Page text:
The Title Jack Reacher: Never Go Back Should Have Been a Lesson

Jack Reacher, former military policeman and current detective/drifter has one quality that makes him great at his job: He is better than anyone at everything. Reacher is not the first action hero to possess this quality; James Bond comes to mind, Batman, the Robert Downey, Jr. iteration of Sherlock Holmes, Tom Cruise’s other franchise hero Ethan Hunt, but something about Reacher’s all-around superiority makes him intolerable, likely it is his smug confidence. He knows, when face-to-face with a thug, or gang of thugs, exactly how the fight is going to go down and frequently informs his opponents exactly what misfortune is about to befall them. The character is a dick and not in a fun way. Jack Reacher: Never Go Back is not a very good movie, also not in a fun way.

Sequel to the similarly not great Jack Reacher (2012), Never Go Back improves upon the first film in some ways, but for any improvement there is a downgrade. The female lead here, Cobie Smulders’ Major Turner, is more kick-ass and proactive than the doormat played by Rosamund Pike in the first Reacher, but the thickly accented villain is not played by Werner Herzog (easily the most interesting aspect of Jack Reacher). Mostly Never Go Back is a largely a retread of the first film, which inexplicably did well enough to warrant a sequel, so why not? Again, the titular hero finds himself investigating the case of a wrongfully accused military person only he believes to be innocent, this time finding himself pursued by his former Military Police colleagues as he absconds with the accused (Smulders) and sets out to clear her name, gradually uncovering a plot that never becomes interesting.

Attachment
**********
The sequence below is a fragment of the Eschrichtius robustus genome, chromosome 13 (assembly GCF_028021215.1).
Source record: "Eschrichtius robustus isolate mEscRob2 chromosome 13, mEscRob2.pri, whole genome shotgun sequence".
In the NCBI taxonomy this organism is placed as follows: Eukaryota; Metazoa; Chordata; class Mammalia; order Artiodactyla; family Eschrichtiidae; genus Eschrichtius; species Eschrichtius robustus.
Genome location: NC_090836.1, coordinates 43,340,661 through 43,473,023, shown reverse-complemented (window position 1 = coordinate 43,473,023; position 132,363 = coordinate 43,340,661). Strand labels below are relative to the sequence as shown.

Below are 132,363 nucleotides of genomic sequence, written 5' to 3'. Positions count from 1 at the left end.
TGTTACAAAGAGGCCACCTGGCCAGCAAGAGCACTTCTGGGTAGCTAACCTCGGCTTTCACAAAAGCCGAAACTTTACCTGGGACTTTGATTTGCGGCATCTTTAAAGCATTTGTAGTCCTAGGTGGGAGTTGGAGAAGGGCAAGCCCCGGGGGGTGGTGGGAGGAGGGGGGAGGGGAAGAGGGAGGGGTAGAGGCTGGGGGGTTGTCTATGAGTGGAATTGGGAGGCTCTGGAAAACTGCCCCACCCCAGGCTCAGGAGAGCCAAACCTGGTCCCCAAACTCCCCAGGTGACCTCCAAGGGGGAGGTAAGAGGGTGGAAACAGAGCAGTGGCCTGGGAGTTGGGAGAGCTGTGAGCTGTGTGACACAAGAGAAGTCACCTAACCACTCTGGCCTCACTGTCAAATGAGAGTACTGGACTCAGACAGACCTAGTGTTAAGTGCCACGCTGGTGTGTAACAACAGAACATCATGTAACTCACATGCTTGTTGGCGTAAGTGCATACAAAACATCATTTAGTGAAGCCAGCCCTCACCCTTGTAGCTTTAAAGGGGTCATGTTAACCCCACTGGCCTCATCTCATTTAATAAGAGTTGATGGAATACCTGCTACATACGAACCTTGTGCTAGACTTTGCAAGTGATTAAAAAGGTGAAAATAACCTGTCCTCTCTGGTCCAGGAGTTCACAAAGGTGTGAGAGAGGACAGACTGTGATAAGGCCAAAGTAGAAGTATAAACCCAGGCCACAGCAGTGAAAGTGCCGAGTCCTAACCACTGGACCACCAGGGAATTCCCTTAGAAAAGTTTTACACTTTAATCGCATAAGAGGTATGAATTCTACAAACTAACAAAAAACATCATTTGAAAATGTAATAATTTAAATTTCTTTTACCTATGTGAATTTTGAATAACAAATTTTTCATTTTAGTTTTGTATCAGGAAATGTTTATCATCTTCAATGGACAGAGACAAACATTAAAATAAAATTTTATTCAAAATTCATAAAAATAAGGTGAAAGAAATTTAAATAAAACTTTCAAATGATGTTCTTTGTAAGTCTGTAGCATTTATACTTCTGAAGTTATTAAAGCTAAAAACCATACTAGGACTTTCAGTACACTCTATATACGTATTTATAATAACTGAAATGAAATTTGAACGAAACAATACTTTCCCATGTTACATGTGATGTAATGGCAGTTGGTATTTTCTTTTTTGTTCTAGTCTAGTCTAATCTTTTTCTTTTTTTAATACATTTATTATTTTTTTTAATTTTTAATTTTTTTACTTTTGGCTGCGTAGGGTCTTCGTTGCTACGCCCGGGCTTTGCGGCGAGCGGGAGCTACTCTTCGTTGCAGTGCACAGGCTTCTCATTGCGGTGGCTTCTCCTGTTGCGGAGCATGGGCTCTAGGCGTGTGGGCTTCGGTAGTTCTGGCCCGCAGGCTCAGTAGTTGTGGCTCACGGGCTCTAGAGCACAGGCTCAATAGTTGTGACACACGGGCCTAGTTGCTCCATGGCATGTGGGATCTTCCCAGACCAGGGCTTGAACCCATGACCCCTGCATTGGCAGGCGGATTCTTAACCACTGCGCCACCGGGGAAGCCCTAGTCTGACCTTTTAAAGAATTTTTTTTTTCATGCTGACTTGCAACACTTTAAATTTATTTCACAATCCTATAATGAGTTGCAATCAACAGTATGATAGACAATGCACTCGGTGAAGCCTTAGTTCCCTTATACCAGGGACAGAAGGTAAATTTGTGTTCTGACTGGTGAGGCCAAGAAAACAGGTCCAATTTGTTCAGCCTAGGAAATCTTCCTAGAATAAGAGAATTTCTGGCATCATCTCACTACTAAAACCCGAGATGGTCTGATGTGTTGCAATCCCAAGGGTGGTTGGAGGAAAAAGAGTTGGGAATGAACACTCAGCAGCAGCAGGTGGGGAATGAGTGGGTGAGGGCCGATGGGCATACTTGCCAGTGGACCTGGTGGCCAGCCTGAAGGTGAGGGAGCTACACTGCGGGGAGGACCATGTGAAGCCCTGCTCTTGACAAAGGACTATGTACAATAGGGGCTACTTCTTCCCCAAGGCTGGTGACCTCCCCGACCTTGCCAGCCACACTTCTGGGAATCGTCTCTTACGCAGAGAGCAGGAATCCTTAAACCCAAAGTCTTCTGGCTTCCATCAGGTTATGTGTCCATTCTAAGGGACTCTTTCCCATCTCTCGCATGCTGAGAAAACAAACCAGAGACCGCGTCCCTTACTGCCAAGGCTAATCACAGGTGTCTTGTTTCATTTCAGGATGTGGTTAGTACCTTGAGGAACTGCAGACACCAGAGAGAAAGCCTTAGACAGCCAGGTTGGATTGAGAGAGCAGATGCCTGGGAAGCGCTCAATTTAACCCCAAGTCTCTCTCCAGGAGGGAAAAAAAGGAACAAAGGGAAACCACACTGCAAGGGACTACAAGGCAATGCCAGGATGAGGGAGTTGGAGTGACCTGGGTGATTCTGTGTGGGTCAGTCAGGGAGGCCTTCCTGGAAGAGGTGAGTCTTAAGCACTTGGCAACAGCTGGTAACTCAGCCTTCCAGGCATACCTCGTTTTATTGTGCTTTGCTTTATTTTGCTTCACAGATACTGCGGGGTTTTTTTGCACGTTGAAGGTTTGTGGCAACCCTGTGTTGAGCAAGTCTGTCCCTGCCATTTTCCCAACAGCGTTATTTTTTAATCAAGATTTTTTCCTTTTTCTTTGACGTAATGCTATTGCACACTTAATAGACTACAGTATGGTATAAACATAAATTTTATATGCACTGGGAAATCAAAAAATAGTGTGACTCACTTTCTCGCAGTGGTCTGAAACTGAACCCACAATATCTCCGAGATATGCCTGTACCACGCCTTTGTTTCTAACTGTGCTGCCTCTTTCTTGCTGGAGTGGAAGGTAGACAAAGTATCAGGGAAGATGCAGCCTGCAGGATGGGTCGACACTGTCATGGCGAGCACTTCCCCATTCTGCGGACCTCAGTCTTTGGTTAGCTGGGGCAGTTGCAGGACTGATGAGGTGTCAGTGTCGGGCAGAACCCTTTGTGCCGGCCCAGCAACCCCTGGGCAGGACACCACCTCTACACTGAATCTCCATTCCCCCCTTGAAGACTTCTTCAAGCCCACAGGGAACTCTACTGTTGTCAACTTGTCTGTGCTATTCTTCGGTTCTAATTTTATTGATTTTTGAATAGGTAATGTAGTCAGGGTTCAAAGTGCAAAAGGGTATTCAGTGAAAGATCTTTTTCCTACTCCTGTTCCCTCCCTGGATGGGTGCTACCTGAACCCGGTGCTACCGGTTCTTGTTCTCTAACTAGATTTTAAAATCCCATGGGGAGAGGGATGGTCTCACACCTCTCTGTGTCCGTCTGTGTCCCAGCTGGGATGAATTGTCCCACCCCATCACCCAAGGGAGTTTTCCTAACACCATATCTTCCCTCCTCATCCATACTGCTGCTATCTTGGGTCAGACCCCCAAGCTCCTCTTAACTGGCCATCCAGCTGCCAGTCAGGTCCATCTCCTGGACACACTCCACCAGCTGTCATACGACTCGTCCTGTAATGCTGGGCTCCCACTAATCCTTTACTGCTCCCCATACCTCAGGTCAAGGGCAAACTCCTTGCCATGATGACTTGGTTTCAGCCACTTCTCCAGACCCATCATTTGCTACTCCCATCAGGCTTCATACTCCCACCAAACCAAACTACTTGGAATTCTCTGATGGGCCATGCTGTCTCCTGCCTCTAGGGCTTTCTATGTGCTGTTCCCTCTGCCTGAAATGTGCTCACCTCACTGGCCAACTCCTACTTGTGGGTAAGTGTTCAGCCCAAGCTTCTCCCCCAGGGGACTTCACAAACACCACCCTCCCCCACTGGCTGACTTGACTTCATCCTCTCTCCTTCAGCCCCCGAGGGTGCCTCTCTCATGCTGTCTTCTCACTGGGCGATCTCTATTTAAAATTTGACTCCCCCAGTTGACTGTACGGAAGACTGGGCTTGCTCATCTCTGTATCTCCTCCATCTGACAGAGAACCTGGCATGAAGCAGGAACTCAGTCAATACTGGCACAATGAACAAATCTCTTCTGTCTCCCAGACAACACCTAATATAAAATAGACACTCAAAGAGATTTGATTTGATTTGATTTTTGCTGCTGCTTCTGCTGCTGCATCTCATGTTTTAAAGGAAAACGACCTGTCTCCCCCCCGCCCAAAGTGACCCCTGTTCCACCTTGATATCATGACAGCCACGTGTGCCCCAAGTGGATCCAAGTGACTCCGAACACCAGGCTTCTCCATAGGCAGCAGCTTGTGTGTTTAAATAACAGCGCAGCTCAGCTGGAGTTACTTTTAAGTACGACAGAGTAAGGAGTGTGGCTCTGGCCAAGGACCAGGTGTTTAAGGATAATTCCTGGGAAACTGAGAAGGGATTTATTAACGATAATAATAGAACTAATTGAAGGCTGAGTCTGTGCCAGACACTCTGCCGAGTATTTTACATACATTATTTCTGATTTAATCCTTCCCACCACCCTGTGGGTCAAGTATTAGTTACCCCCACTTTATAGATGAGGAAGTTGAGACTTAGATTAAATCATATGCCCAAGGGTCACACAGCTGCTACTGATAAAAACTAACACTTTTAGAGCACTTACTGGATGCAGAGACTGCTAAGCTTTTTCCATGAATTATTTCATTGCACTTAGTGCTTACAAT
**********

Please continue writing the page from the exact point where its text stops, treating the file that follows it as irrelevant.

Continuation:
Jack Reacher: Never Go Back is ostensibly a character-driven detective movie; it relies upon the audience’s inherent interest in watching Jack Reacher do anything that it won’t matter if the plot is entirely uninspiring. The hook for this movie is Reacher’s forming of an ersatz family with those with whom he is on the run, the aforementioned Major Turner, a potential romantic partner (Cruz and Smulders have stunningly little romantic heat) and girl who may or may not be his daughter (Danika Norosh), who is supposed to be a loveable hard-luck teen with a ‘tude but is mostly just annoying. Rounding out the cast is the assassin (Patrick Heusinger), a sadistic vet, who, according to the lip service paid to the character, is supposed be the flip side of Reacher’s righteous coin, but never really registers as such.

This is a boring movie. Tom Cruise does not bat 1.000 when it comes to the quality of the films in which he stars, but he is almost never the problem with the bad ones. This is true of Jack Reacher: Never Go Back, but Jack Reacher is as uninteresting a character as Cruise has ever played; none of Cruise’s supernatural charisma is brought to bear. Director Edward Zwick is a fine craftsman and he does not prove otherwise here; the movie is coherent but it has no flair, nothing to make it more than a rote thriller and it’s not even good at being a rote thriller, none of the twists come as a surprise. Never go back.

 

D

 

Jack Reacher: Never Go Back (Paramount) Director: Edward Zwick

Writer: Edward Zwick, Richard Wenk, Marshall Herkovitz

Cinematographer: Oliver Wood

Editor: Billy Weber

Starring: Tom Cruise, Cobie Smulders, Danika Yarosh, Patrick Heusinger, Holt McCallany, Aldis Hodge

English/PG-13/118 min.

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